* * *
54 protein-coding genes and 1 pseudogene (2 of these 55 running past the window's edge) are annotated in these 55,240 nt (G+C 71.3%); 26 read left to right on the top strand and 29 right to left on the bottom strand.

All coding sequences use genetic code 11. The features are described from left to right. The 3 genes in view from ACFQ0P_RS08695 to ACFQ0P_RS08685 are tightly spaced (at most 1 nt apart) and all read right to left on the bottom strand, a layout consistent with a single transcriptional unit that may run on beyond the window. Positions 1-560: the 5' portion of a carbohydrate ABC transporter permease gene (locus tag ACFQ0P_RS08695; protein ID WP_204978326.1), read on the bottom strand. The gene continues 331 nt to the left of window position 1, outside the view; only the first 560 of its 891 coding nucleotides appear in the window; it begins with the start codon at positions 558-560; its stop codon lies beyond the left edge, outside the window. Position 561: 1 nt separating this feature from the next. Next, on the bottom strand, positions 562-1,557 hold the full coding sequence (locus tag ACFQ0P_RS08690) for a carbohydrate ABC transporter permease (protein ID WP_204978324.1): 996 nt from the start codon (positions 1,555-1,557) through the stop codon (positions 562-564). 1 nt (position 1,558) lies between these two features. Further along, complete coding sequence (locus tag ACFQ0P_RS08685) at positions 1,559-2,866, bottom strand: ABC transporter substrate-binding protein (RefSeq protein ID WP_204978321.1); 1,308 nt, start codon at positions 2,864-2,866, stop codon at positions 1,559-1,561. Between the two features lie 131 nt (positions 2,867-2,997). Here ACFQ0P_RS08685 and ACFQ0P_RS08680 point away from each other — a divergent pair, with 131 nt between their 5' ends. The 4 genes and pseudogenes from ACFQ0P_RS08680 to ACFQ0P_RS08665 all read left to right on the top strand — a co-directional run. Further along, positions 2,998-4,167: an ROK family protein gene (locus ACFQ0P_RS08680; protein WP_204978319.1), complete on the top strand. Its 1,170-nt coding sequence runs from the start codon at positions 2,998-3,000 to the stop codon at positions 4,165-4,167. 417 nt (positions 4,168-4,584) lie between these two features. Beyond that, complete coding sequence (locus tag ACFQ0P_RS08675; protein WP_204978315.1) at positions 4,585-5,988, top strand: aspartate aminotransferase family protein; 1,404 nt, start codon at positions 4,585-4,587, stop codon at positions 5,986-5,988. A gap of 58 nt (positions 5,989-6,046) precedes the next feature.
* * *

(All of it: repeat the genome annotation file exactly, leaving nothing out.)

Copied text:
54 protein-coding genes and 1 pseudogene (2 of these 55 running past the window's edge) are annotated in these 55,240 nt (G+C 71.3%); 26 read left to right on the top strand and 29 right to left on the bottom strand.

All coding sequences use genetic code 11. The features are described from left to right. The 3 genes in view from ACFQ0P_RS08695 to ACFQ0P_RS08685 are tightly spaced (at most 1 nt apart) and all read right to left on the bottom strand, a layout consistent with a single transcriptional unit that may run on beyond the window. Positions 1-560: the 5' portion of a carbohydrate ABC transporter permease gene (locus tag ACFQ0P_RS08695; protein ID WP_204978326.1), read on the bottom strand. The gene continues 331 nt to the left of window position 1, outside the view; only the first 560 of its 891 coding nucleotides appear in the window; it begins with the start codon at positions 558-560; its stop codon lies beyond the left edge, outside the window. Position 561: 1 nt separating this feature from the next. Next, on the bottom strand, positions 562-1,557 hold the full coding sequence (locus tag ACFQ0P_RS08690) for a carbohydrate ABC transporter permease (protein ID WP_204978324.1): 996 nt from the start codon (positions 1,555-1,557) through the stop codon (positions 562-564). 1 nt (position 1,558) lies between these two features. Further along, complete coding sequence (locus tag ACFQ0P_RS08685) at positions 1,559-2,866, bottom strand: ABC transporter substrate-binding protein (RefSeq protein ID WP_204978321.1); 1,308 nt, start codon at positions 2,864-2,866, stop codon at positions 1,559-1,561. Between the two features lie 131 nt (positions 2,867-2,997). Here ACFQ0P_RS08685 and ACFQ0P_RS08680 point away from each other — a divergent pair, with 131 nt between their 5' ends. The 4 genes and pseudogenes from ACFQ0P_RS08680 to ACFQ0P_RS08665 all read left to right on the top strand — a co-directional run. Further along, positions 2,998-4,167: an ROK family protein gene (locus ACFQ0P_RS08680; protein WP_204978319.1), complete on the top strand. Its 1,170-nt coding sequence runs from the start codon at positions 2,998-3,000 to the stop codon at positions 4,165-4,167. 417 nt (positions 4,168-4,584) lie between these two features. Beyond that, complete coding sequence (locus tag ACFQ0P_RS08675; protein WP_204978315.1) at positions 4,585-5,988, top strand: aspartate aminotransferase family protein; 1,404 nt, start codon at positions 4,585-4,587, stop codon at positions 5,986-5,988. A gap of 58 nt (positions 5,989-6,046) precedes the next feature.